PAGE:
B. Events Surrounding Act 150

         On October 1, 2015, Act 150 was introduced before the Wisconsin Senate. The bill proposed significant changes to the state civil service system. Among other changes, it allowed department heads to determine layoffs based on performance and discipline records rather than restricting these decisions to seniority. Hiring and reinstatement procedures were also affected, and timelines were established to expeditiously process civil service appeals. Governor Walker's administration supported Act 150.

         At OSER, Carne had served as one of the key personnel executives in the state working on matters related to the introduction of 2015 Wisconsin Act 150. After Act 150 was introduced in the Wisconsin legislature, the Governor's office directed state agencies to consolidate direct technical or functional concerns or questions in one place. Carne served as the clearinghouse for the functional or technical feedback in her capacity as deputy chair of DPM, and she compiled the technical feedback into a document that was sent to the Governor's office on October 8, 2015. In addition to functional concerns, Carne confided in Greg Gracz, her boss, that other agencies had supplied policy-based feedback as well. Gracz then directed Carne to document any policy-based feedback she received in a separate memo. On October 15, 2015, Gracz then personally delivered this memo unsigned to the Governor's Chief of Staff Rich Zipperer, the Governor's Legislative Liaison Cindy Polzein, and DOA Secretary Scott Neitzel.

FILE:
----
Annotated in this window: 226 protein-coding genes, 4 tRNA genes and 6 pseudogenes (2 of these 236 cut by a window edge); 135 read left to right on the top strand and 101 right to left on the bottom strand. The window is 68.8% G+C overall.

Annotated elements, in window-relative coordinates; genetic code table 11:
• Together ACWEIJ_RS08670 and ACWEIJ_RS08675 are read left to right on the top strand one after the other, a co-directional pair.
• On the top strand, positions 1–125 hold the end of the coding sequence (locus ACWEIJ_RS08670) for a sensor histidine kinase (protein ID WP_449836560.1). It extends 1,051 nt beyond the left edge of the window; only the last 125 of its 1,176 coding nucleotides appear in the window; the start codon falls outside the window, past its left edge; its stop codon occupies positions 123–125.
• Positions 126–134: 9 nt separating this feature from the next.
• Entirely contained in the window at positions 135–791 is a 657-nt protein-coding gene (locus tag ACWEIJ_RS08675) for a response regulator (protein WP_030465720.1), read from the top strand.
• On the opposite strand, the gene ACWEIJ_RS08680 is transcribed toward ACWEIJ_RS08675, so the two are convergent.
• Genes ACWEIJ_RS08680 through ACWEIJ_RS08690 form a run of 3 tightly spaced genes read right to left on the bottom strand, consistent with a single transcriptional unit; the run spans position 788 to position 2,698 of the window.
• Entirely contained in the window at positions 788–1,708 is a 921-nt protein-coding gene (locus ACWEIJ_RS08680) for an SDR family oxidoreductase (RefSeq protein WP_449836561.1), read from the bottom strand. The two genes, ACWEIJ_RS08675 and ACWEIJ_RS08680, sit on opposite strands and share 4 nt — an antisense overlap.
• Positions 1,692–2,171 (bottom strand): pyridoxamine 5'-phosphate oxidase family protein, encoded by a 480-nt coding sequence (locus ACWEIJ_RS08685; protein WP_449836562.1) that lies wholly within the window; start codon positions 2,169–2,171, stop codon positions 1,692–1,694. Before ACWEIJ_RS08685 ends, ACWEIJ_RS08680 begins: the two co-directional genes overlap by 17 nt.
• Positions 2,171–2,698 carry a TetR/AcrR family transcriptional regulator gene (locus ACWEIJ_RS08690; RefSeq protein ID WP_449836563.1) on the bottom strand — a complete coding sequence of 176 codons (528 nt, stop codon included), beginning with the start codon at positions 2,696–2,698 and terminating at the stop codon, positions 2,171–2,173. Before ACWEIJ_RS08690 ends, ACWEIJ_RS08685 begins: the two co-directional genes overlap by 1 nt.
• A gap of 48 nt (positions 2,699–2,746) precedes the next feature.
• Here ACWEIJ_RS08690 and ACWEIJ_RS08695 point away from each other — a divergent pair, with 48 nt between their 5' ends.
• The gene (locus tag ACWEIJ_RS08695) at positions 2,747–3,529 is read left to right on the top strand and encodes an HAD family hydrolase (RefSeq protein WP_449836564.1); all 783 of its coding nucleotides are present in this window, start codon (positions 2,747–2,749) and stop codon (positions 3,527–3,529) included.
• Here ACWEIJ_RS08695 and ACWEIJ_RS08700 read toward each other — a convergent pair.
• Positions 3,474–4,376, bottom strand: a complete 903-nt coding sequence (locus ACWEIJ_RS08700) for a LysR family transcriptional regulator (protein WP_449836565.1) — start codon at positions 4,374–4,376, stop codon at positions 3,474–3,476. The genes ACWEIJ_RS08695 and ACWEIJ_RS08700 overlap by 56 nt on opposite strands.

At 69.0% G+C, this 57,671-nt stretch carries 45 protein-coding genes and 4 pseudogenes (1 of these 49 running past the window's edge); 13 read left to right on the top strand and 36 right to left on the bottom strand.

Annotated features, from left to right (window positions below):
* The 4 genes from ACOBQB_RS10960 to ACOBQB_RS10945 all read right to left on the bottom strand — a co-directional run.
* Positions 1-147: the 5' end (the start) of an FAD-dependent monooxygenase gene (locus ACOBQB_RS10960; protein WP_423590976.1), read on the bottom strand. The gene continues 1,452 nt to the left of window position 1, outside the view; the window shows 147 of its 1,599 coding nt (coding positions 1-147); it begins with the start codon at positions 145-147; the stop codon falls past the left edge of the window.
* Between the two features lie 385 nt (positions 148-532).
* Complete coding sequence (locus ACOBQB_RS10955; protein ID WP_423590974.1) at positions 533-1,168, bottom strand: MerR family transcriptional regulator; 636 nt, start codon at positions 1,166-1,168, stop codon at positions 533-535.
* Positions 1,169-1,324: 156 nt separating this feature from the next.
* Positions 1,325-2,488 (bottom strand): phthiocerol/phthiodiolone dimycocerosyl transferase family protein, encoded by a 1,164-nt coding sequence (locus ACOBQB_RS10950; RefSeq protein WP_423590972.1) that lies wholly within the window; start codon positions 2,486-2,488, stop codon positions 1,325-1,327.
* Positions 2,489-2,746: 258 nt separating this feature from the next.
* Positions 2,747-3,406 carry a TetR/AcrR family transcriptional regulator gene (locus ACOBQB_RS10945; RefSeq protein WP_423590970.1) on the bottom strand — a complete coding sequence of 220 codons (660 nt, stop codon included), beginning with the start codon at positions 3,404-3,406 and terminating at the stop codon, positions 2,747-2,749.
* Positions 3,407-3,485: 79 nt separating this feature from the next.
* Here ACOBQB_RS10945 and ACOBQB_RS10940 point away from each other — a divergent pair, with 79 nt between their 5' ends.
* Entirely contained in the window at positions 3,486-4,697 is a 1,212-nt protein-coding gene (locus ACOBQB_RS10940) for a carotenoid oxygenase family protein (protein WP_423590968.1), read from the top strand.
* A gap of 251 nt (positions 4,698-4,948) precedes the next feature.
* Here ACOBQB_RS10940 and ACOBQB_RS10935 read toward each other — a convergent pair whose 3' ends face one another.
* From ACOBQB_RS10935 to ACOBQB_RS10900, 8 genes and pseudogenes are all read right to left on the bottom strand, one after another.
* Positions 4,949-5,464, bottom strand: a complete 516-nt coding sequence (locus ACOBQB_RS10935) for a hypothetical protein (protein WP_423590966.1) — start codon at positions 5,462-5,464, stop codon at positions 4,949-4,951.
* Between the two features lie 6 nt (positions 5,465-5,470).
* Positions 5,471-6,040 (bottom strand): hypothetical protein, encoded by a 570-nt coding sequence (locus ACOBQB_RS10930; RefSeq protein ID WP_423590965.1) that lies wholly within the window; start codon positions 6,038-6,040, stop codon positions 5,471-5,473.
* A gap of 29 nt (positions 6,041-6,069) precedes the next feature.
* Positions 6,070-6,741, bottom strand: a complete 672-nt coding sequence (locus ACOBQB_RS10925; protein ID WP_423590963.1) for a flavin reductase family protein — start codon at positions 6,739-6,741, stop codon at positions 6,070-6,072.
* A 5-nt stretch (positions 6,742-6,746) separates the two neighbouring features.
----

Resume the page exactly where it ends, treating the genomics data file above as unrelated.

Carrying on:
Voting along party lines, the Wisconsin Legislature ultimately passed the civil service bill on January 20, 2016. Governor Walker signed the bill into law on February 12, 2016, at the offices of ManPowerGroup.

         In May 2016, however, local newspapers ran stories about Carne's unsigned memo. On Sunday, May 1, 2016, the Milwaukee Journal Sentinel ran an article titled, “Report Shows Concerns within Walker Administration about Civil Service Changes.” The article cited a memorandum delivered to the Governor's office on October 16, 2015, which “strongly criticized” Act 150. The same day, the Wisconsin State Journal's front-page article was similarly headlined, “HR Slams Civil Service Changes.” It, too, stated that a memorandum to the Governor's office “shows the proposal was deeply controversial even among some on Walker's own administration.” Neither article named the memo's author. The Wisconsin State Journal provided key details about the author's work history, including that the author had worked at DPM within DOA but left for another job in the state government.